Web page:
But he held (p 37) that “This is a case in which, on the face of it, substituted service under the rule is not permissible and the affidavit supporting the application for it is insufficient. This fictitious, or, at any rate, partly fictitious defendant cannot be served, so Mr Crowther is right in saying that he cannot be sued … I do not think that Lord Denning MR or Diplock LJ or Salmon LJ or Goddard LJ had anything like the facts of this case in mind; and whatever the cases in which the exception to the general rule should be applied, in my judgment this is not one of them.” In his concurring judgment, Roskill LJ (pp 38-39) approved the statement in the then current edition of the Supreme Court Practice that “[t]he steps which the court may direct in making an order for substituted service must be taken to bring the document to the notice of the person to be served,” citing Porter v Freudenberg in support of it.
(4) 20 years later, another division of the Court of Appeal reached the opposite conclusion in Abbey National Plc v Frost (Solicitors’ Indemnity Fund Ltd intervening)  1 WLR 1080. The issue was the same, except that the defendant was a solicitor insured by the Solicitors Indemnity Fund pursuant to a scheme managed by the Law Society under the compulsory insurance provisions of the Solicitors Act 1974. The claimant sued his solicitor, who had absconded and could not be found. The Court of Appeal made an order for substituted service on the Fund. Nourse LJ (with whom Henry LJ and Robert Walker LJ agreed) distinguished Porter v Freudenberg on the ground that it was based on the practice of the masters of the Supreme Court recorded in the White Book at the time; and Clarke v Vedel on the ground that the policy of the statutory solicitors’ indemnity rules required a right of substituted service on an absconding solicitor. RSC Order 65, rule 4(3) was held to be purely directory and not to limit the discretion of the court as to whether or in what circumstances to order substituted service. Nourse LJ held that RSC Order 65 did not require that the order should be likely to result in the proceedings coming to the defendants’ attention.
Moving to consider the instant case the Supreme Court declared:
21. In my opinion, subject to any statutory provision to the contrary, it is an essential requirement for any form of alternative service that the mode of service should be such as can reasonably be expected to bring the proceedings to the attention of the defendant. Porter v Freudenberg was not based on the niceties of practice in the masters’ corridor. It gave effect to a basic principle of natural justice which had been the foundation of English litigation procedure for centuries, and still is. So far as the Court of Appeal intended to state the law generally when it observed in Abbey National Plc v Frost that service need not be such as to bring the proceedings to the defendant’s attention, I consider that they were wrong. An alternative view of that case is that that observation was intended to apply only to claims under schemes such as the solicitors’ compulsory insurance scheme, where it was possible to discern a statutory policy that the public should be protected against defaulting solicitors. If so, the reasoning would apply equally to the compulsory insurance of motorists under the Road Traffic Acts, as indeed the Court of Appeal held in the present case. That would involve a narrower exception to the principle of natural justice to which I have referred, and I do not rule out the possibility that such an exception might be required by other statutory schemes. But I do not think that it can be justified in the case of the scheme presently before us.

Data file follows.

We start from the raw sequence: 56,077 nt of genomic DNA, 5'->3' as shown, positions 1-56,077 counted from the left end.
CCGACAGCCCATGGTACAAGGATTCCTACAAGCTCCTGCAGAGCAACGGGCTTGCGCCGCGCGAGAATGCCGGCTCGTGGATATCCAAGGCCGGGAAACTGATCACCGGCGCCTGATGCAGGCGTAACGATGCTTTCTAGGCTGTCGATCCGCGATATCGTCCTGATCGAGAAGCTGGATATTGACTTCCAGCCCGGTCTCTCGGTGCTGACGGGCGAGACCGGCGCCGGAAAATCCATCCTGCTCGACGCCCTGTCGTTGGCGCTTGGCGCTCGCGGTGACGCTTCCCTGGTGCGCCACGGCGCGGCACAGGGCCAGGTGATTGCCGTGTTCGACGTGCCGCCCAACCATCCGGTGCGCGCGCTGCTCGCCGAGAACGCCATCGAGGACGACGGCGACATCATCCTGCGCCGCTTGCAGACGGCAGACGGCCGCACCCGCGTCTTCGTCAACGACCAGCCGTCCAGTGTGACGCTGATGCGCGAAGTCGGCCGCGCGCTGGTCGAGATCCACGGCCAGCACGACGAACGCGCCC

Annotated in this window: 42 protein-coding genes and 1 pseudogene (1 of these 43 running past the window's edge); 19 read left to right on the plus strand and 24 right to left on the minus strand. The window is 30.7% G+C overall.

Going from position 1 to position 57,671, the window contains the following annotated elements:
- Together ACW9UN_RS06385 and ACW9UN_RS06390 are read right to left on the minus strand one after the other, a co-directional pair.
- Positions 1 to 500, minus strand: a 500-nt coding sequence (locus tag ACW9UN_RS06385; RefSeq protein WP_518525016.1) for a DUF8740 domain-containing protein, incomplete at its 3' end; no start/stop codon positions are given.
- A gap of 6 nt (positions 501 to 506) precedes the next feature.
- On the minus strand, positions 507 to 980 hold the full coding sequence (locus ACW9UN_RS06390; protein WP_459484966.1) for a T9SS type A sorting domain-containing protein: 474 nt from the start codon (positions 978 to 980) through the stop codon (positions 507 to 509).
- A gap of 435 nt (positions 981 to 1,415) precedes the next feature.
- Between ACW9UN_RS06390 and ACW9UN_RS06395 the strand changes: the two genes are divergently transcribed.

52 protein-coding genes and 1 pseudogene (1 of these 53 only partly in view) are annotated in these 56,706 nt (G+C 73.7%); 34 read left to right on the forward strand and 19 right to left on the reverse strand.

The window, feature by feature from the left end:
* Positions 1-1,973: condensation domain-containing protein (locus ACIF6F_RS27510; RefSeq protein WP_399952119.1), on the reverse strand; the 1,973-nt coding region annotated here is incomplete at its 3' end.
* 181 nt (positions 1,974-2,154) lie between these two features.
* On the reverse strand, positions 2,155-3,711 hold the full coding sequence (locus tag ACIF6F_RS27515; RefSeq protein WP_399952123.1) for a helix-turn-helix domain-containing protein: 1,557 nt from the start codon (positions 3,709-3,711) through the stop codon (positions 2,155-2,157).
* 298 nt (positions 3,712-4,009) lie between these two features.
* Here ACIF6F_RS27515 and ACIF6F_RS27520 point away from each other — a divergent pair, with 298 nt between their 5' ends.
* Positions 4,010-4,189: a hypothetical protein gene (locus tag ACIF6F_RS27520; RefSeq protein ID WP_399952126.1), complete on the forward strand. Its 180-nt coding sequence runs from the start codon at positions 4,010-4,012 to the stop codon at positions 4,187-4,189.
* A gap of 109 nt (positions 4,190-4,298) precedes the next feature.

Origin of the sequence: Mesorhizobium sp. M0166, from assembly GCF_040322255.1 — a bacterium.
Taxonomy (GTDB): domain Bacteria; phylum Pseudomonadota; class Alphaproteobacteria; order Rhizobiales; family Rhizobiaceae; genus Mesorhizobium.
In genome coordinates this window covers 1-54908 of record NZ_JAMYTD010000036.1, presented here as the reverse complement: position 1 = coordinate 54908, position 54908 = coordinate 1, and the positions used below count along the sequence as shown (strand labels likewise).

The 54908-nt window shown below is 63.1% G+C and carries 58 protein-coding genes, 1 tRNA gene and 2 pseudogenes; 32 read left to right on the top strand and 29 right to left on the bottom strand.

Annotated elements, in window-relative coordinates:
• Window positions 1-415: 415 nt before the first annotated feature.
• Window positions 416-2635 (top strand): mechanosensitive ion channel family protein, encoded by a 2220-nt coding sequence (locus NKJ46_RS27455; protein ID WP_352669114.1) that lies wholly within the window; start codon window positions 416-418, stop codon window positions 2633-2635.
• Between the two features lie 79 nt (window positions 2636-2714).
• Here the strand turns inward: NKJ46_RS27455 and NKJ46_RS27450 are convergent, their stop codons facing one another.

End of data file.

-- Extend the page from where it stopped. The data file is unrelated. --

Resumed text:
22. In the first place, the Road Traffic Act scheme is expressly based on the principle that as a general rule there is no direct liability on the insurer, except for its liability to meet a judgment against the motorist once it has been obtained. To that extent, Parliament’s intention that the victims of negligent motorists should be compensated by the insurer is qualified. No doubt Parliament assumed, when qualifying it in this way, that other arrangements would be made which would fill the compensation gap, as indeed they have been. But those arrangements involve the provision of compensation not by the insurer but by the Motor Insurers’ Bureau. The availability of compensation from the Bureau makes it unnecessary to suppose that some way must be found of making the insurer liable for the underlying wrong when his liability is limited by statute to satisfying judgments.
23. Secondly, ordinary service on the insurer would not constitute service on the driver, unless the insurer had contractual authority to accept service on the driver’s behalf or to appoint solicitors to do so. Such provisions are common in liability policies. I am prepared to assume that the policy in this case conferred such authority on the insurer, although we have not been shown it. But it could only have conferred authority on behalf of the policy-holder (if he existed), and it is agreed that the driver of the Micra was not the policy holder. Given its contingent liability under section 151 of the Road Traffic Act 1988, the insurer no doubt has a sufficient interest to have itself joined to the proceedings in its own right, if it wishes to be. That would authorise the insurer to make submissions in its own interest, including submissions to the effect that the driver was not liable. But it would not authorise it to conduct
the defence on the driver’s behalf. The driver, if sued in these proceedings, is entitled to be heard in his own right.
24. Thirdly, it is plain that alternative service on the insurer could not be expected to reach the driver of the Micra. It would be tantamount to no service at all, and should not therefore have been ordered unless the circumstances were such that it would be appropriate to dispense with service altogether.
What then of the court’s power to dispense with service altogether?